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the name climacteric, but commencing at a somewhat later period, 53 to 60 or from 56 to 63—a time of unsettled health—at the close of which a sort of equilibrium is again attained, unless organic disease have already sapped the remaining strength.
ON THE GENERAL SYMPATHY OF THE STOMACH IN DISEASE.
It is the tendency of the clinical study of any isolated class of diseases, or of the affections of any particular organ, to exclude the consideration of other portions of the body, as if one part could be separated from the other. The nervous system is so connected with every individual structure that it sympathizes with changes in them, and may be thrown into a state of general disturbance by a comparatively trifling injury. The important function of respiration becomes affected when there is general febrile excitement; and in some functional diseases of the nervous system the respiration becomes as rapid as the pulse. Again, the central organ of the circulation, the heart, is equally susceptible of changes induced by sympathy with other structures; but it is not the mere fact of organic and functional sympathy to which we would draw attention, but to the equally important fact that the sympathy of one part with another is not equally intimate. This truth will be more apparent if we consider what is meant by this term of sympathy, and what are some of those means by which in the human frame it is brought about. By the word sympathy we mean! that an organ of the body may become functionally disturbed by irritation of a structure external to itself: in this way severe pain and abnormal sensation may be induced in parts far removed from the original seat of disturbance. This sympathy will be generally found to be regulated by one of three things,-1st, it is in proportion to the direct nervous connection of one part with another; 2nd, it is in proportion to the connection of function ; 3rd, it is in proportion to the mutual dependence of one organ on another for its vascular supply.
Amongst these sympathetic affections arising from disease of the stomach, we will first notice disturbances in the cerebro-spinal system, and these sympathetic symptoms may be arranged as follows:
Affections of the cerebrum, by which the mind, the memory, and the perceptions are changed.
Of the senses, so that the sight is perverted, the hearing disturbed, the smell changed, taste rendered unnatural, and ordinary feeling altered from its normal condition.
Of the spinal system, so that irregular muscular movements are produced by gastric irritation.
Affections of the cranial and spinal nerves, inducing pain or numbness in the head itself.
The mind is dependent for the fulfilment of its ordinary phenomena upon the functional integrity of other parts. The organism by which the mind operates is easily disturbed, and it has long been acknowledged that the stomach easily affects thought and judgment, reason and memory. Whilst digestion is going on the mind is less active, whether the effect be due to a larger quantity of blood being sent to the stomach, or to the blood being altered by the influx of new material ; and in states of exhaustion, the slight additional disturbance to the vaso-motor and cerebro-spinal system of nerves, is sufficient to induce a sense of faintness or of actual syncope. If the contents of the stomach be difficult of solution, or of a too stimulating character, these cerebral modifications are still more manifest; and if such be the case in ordinary health, during dyspepsia the faculties of the mind become more evidently disturbed. Mental oppression, and an inability to exert thought with the ordinary energy, is a common symptom, and the powers of reason and judgment often become perverted. The hypochondriac sees everything under an erroneous aspect, and forms his judgment accordingly. The manner in which the Senses are disordered by gastric disturbance is very remarkable. The functional alterations of the sight are not always identical. There may be a general haziness, but more frequently sight is perverted by irregular vision or partial obscurity, so that only part of an object is discerned, or irregular zigzag lines are noticed, or spots of an object become quite indistinct, or half a word is discerned; again, sparks of light may be perceived, or even the colour modified. To some patients one or other form of disturbed vision is the certain effect of disordered digestion, and the kind of attack is recognised by the character of perverted visual phenomenon.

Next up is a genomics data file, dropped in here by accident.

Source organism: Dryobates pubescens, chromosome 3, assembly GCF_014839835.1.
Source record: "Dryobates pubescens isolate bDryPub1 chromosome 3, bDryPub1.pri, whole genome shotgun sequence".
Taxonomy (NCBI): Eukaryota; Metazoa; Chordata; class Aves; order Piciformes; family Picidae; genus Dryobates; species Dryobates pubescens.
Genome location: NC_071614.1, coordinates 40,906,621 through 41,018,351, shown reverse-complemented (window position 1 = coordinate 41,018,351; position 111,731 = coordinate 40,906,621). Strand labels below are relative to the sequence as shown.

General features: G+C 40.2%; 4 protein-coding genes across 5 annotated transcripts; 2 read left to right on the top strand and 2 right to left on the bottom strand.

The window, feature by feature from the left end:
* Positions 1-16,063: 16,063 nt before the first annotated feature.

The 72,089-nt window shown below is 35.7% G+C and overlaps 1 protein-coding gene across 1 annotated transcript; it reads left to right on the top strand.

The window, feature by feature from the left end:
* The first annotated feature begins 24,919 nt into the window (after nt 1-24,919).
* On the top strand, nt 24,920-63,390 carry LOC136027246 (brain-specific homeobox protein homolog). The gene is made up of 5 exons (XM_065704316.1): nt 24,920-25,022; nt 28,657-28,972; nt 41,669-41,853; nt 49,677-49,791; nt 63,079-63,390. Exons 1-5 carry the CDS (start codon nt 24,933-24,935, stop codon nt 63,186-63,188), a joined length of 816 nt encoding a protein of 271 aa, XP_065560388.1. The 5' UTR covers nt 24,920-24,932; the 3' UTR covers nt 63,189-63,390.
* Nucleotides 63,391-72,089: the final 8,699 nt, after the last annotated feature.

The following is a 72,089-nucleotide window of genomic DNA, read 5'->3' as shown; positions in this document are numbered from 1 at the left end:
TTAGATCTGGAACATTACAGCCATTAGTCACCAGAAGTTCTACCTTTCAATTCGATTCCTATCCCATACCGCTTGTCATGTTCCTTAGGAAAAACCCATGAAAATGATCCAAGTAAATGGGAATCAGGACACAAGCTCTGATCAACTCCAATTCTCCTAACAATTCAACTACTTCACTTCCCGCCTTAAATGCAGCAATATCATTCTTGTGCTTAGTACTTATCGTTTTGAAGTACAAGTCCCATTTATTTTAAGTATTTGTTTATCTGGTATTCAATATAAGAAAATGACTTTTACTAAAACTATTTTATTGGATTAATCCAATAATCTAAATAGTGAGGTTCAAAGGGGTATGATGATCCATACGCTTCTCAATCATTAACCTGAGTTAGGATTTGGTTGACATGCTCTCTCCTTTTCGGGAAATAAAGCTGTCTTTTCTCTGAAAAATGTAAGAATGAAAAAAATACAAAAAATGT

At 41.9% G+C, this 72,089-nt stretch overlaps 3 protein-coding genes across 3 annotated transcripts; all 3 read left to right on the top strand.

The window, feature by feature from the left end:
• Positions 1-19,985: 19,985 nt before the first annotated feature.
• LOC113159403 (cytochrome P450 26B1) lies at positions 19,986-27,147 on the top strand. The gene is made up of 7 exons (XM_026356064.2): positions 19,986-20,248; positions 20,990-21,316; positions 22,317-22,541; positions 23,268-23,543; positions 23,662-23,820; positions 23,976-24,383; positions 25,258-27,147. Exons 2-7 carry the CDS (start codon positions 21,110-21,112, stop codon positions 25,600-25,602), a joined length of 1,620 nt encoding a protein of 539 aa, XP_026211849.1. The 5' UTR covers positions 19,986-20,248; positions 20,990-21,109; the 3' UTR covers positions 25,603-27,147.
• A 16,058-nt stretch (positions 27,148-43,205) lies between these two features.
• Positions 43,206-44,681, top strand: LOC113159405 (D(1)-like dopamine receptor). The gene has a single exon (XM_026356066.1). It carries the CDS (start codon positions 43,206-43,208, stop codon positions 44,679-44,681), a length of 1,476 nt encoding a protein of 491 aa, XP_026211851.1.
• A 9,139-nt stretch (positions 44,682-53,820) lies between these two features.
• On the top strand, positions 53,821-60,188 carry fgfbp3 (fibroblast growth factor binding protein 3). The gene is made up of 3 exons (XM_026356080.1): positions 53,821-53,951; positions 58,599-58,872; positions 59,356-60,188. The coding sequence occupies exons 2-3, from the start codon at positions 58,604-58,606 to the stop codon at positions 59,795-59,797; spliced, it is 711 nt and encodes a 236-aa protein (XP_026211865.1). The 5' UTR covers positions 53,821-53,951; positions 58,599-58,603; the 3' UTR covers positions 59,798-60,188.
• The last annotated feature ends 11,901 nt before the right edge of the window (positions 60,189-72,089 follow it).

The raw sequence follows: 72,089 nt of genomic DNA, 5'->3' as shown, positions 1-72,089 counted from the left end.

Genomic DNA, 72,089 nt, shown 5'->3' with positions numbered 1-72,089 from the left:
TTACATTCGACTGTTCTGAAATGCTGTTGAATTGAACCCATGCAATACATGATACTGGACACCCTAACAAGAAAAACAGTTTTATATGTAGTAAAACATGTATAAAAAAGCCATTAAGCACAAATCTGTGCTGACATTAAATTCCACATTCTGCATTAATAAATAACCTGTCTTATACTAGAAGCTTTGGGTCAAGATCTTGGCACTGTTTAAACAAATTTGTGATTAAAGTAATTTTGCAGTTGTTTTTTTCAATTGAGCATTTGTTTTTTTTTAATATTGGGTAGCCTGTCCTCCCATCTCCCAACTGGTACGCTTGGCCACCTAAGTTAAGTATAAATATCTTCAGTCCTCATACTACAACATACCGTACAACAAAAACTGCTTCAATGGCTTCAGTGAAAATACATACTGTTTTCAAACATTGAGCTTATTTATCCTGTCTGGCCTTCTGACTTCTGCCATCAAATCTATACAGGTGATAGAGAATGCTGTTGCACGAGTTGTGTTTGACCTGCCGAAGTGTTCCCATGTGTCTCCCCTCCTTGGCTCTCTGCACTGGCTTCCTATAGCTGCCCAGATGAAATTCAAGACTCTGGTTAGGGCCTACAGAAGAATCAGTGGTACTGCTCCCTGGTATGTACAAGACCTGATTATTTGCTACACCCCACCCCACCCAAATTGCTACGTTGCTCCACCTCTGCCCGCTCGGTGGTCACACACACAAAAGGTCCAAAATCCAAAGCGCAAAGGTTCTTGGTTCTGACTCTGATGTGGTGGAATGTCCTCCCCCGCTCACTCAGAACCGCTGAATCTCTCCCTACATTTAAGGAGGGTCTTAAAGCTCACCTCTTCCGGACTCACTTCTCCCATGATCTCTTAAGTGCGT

Some care is however required, lest the symptoms of commencing organic disease of the eye—such as the various forms of amamosis—be ascribed simply to mal-assimilation. We have known instances where most valuable time was in this way lost, and measures which might have greatly retarded the organic changes in the retina needlessly postponed, till irreparable mischief was done.
The sense of hearing is not less easily disturbed, and the perception is either generally diminished and partial deafness induced, or there is noise in the ears of various kinds and degrees,-singing or whistling, humming or droning, the noise of bells, of steam, of falling water, &c. These symptoms sometimes become extremely distressing, but are frequently of a purely functional character, and, although not the only cause, the stomach is often greatly at fault in these cases. States of ancemia, and exhaustion, and organic disease of the ear itself, must be regarded in an altogether distinct category.
The sense of smell is less easily recognised as undergoing change from stomach disturbance; and the sense of taste is perverted oftentimes in a direct manner by change in the buccal secretions; thus, during indi